Study Finds That Obama’s Election Changed Black College Students’ Perceptions of Racial Identity

A new study published by researchers at Cornell University finds that the election of Barack Obama as president of the United States in 2008 had a profound impact of African American college students’ perceptions of racial identity.

The researchers interviewed more than 300 African American undergraduates before and after the 2008 election. The authors examined the importance of race to a person’s self-concept, whether or not the subjects felt good about being part of their racial group, and on how they perceived their racial group is regarded by the society at large. The results showed that African American students expressed an increased sense of racial identity in all three subject areas after the election.

“Obama’s election triggered deep explorations or ‘encounter experiences’ in which these African-Americans were challenged to think through the importance and positive value that can be associated with being black,” said Anthony Burrow, assistant professor of human development in Cornell’s College of Human Ecology and co-author of the study. “One main message here is that important race-relevant social or political events can shift the way individuals think about their race as well as their perception of how others view their race.”

The paper was published in the journal Developmental Psychology.

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5 COMMENTS

  1. Call me silly. But our President is biracial–his mother is white, father black African. Since when is being biracial equivalent to being monoracially black? I detect a self-esteem problem here. Jesse Jackson, who ran in 1984 is monoracially black–what was his effect on the racial identity of descendants of Negro Slaves?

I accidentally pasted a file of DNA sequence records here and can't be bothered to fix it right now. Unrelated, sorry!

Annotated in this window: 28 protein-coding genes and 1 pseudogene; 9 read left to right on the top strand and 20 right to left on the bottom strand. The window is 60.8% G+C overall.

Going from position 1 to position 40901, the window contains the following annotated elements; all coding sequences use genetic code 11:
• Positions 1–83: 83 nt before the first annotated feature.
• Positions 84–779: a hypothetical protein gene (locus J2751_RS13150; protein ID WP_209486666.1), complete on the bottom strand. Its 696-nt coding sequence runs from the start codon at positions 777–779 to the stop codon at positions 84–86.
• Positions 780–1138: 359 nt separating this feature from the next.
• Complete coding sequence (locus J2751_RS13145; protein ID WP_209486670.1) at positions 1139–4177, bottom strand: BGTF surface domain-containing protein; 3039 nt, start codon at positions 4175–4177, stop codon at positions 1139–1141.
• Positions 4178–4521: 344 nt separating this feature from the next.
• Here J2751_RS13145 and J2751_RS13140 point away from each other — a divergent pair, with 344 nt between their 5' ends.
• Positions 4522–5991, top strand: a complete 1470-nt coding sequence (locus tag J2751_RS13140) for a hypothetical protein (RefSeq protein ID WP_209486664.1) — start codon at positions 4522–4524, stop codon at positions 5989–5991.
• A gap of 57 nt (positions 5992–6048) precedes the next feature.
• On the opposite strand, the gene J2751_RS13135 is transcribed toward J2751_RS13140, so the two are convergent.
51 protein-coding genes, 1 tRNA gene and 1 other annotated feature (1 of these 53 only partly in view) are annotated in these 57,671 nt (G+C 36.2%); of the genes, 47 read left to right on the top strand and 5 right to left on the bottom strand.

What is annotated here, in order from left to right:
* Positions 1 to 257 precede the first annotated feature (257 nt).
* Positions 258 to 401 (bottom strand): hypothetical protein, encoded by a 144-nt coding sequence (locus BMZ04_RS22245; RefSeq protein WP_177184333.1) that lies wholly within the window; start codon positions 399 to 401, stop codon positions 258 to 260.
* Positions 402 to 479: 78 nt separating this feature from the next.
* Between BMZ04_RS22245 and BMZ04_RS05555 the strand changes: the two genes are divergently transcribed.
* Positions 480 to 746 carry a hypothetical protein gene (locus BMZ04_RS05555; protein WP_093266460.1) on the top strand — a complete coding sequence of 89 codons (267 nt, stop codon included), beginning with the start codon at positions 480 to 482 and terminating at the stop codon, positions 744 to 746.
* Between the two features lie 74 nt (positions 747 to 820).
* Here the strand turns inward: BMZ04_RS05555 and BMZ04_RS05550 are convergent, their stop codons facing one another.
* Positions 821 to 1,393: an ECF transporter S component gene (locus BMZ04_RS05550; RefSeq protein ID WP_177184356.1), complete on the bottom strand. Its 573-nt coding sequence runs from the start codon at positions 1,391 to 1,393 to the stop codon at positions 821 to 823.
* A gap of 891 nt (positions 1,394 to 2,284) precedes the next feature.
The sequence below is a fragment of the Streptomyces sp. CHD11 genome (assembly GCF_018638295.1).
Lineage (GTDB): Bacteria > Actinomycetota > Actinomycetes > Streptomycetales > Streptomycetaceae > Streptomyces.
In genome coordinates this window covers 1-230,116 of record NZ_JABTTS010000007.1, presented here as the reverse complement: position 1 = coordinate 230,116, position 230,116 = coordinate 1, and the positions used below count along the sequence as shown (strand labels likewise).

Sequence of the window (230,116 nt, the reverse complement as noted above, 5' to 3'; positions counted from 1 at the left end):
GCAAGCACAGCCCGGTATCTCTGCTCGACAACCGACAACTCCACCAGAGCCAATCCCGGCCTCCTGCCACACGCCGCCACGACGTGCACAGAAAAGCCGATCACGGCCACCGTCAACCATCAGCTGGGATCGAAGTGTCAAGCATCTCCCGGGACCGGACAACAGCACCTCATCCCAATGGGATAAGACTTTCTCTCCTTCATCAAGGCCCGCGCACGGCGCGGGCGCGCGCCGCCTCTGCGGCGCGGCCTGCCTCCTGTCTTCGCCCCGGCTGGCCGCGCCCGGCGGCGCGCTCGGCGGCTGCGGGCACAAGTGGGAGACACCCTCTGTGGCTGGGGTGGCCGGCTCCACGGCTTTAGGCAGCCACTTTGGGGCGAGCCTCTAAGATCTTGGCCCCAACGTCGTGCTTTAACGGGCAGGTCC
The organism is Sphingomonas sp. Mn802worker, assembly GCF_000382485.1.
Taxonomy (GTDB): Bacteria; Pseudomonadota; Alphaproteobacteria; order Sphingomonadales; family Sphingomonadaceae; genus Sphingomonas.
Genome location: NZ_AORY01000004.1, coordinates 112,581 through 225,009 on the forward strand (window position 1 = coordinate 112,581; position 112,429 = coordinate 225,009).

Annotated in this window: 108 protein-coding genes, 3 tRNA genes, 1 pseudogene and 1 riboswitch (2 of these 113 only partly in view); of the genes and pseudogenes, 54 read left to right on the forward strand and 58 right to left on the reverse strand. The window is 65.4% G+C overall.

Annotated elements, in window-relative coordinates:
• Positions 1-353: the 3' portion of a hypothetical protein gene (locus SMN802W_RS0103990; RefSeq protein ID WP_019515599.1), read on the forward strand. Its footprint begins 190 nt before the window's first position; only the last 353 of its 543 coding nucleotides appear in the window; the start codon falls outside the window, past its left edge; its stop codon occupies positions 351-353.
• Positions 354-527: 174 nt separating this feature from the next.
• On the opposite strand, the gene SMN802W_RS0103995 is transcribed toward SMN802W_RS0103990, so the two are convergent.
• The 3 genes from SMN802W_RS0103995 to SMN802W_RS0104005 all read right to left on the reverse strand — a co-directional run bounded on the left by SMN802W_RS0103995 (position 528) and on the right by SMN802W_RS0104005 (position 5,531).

• I understand your point and sympathetic toward. What’s the main point here is that the president self-identifies as being an African-American. In a way, this identification transcends our common and conventional understanding of race in America. Reading his memoir, “Dreams from My Father” opened my understanding of this.

  2. Biracial (black/white) individuals are still seen as black (read: non-white) in society’s eyes. So whether Obama is monoracially or biracially black, he can still have an impact on black individuals and their identity. I’m not saying that they’re the same thing, just that it shouldn’t matter as far as the struggles he’s had to go through and, therefore, the fact that blacks can relate to him.

    • Yes, but being that he is biracial, that is black and white the privileges that are/have been afforded him have/has made his journey a little less difficult juxtapose to someone who is mono racial–black. He may be still seen as black (and I do see him as black), but his experiences do not measure the experiences of “regular everyday black folks.”

      So I guess I’d have to read the study that was done to get the gist of who and what geographic area these students were from who were surveyed.

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